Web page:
I live in a town with 3,000 local residents and, each summer, around 50000 tourists visit the place. As a result, there are a lot of wasted resources here. You see, apart from the summer period (3-4 months), it’s like a ghost town; thousands of apartments are empty.
I was thinking at one point, why aren’t they giving these apartments for free to poor people, with the only condition attached that they take care of the apartments, and then kick them out when the tourists come? At least that…
Now, here’s the surprise. I wanted to rent an apartment for a half a year to a year period, and even more. Because we live in a system where everybody wants to make a buck, there are many companies that rent apartments, and I had to go to each of them.
I spent my entire day going from one company to another searching for an apartment to rent and, to my surprise, I found none.
You see, there are thousands of apartments that are available to rent, but companies prefer to rent them under only two or three week contracts for tourists, instead of renting it to me for one full year or more. That’s because during the holiday season, the rent for a week is more expensive than the average cost for longer periods of time.
For them, it might be more profitable to rent apartments to tourists rather than residents, considering minimal maintenance costs. But isn’t it a complete waste of resources to keep thousands of apartments empty for 8 months a year? It really makes you wonder what’s the real purpose of this system we’re living in.
My neighbor has a really big house, which he only visits a few days a year to cut the grass and do a bit of maintenance. I am curious about why he’s maintaining this house. At the same time, lots of poor people are struggling to survive on a day to day basis to pay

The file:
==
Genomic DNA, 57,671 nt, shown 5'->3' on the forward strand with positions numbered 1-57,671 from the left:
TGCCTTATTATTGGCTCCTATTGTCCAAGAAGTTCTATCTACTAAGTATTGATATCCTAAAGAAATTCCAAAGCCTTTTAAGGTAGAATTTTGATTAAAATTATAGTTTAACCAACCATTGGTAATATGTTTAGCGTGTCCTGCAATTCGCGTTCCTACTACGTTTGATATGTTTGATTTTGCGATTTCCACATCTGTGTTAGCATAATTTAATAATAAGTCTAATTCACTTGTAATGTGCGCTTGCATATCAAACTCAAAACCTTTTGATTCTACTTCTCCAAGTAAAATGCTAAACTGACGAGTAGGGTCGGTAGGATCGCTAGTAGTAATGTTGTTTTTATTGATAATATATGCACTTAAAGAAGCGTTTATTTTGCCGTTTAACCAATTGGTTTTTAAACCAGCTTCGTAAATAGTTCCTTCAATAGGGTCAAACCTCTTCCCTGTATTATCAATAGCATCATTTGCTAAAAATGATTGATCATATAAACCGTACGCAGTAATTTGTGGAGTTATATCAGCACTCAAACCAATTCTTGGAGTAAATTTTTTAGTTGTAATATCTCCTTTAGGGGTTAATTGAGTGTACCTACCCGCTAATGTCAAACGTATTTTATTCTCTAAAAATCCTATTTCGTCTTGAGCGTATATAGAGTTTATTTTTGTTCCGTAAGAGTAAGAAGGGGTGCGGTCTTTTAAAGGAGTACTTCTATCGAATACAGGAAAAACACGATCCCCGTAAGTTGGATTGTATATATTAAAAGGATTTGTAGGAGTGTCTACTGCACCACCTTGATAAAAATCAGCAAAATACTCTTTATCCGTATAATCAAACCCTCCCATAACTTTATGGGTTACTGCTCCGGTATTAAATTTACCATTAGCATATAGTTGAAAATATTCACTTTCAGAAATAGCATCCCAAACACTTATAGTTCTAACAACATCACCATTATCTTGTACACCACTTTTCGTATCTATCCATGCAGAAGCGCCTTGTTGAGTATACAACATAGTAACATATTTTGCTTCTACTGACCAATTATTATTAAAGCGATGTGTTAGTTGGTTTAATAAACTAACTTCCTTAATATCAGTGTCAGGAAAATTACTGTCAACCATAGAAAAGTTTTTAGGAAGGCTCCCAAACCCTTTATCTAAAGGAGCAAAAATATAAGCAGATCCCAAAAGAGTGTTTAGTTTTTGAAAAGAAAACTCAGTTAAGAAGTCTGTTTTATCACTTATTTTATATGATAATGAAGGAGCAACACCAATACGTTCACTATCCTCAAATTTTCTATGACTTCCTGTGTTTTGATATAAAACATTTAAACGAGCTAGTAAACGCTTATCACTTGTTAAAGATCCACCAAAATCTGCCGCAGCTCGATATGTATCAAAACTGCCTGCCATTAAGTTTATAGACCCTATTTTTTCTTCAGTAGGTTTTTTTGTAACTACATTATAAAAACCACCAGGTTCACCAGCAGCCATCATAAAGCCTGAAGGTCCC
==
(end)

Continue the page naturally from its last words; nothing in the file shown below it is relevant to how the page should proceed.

their rents, while such houses just sit empty.
The New York Times states, “In a large swath of the East Side, bounded by Fifth and Park Avenues, East 49th and 70th Streets, about 30 percent of the more than 5,000 apartments are routinely vacant for more than 10 months a year because their owners or tenants have permanent homes elsewhere, according to the Census Bureau’s latest American Community Survey.”
They continue to state, “ …the ranks of part-timers are growing. Since 2000, the number of Manhattan apartments occupied by absentee owners and renters swelled by more than 70 percent, from 19,000 up to nearly 34,000.
And lastly, “Among all of the 845,000 apartments and houses in Manhattan, 102,000 were identified as vacant in the 2005-9 American Community Survey. Of those, about 33,000 — or about 1 in every 25 Manhattan homes — had an owner or renter who lived there less than two months of the year.”
This is just the tip of the iceberg. Such things happen all around the world.
In China, it’s estimated that there are around 64 million empty apartments. 64 million! Wow! I find that hard to digest.
Here are some pictures of these ghost towns. What you’re about to see are some completely empty cities: houses, apartments, schools, malls and streets that no one uses.
Click any image to view
What is China’s response to this situation? Well, it plans to build even more – around 20 new cities a year, for the next 20 years.
There are millions of homeless people and tens, if not hundreds, of millions of available apartments. There’s more than enough for all, yet the game we play is damn obsolete, unfair and idiotic overall. This is why we have to change the game; to base our decisions on scientifically-relevant data and when we build houses, for instance, build them according to the needs of people, not for the sake of building them in the hope that we will ‘make a buck’.
I highly recommend this 15 minutes documentary about these cities to see even more ‘social stupidity’. You can watch part 2 of the documentary here. Revisiting the city after 2 years to see if anything has changed. Let me make it short, nothing has changed. But the documentary is still interesting for the details it presents.
China’s Ghost Cities and Malls
This article was originally released in TVP Magazine Issue 9 and can be accessed by this link.
A special thanks to that team for sharing their amazing work.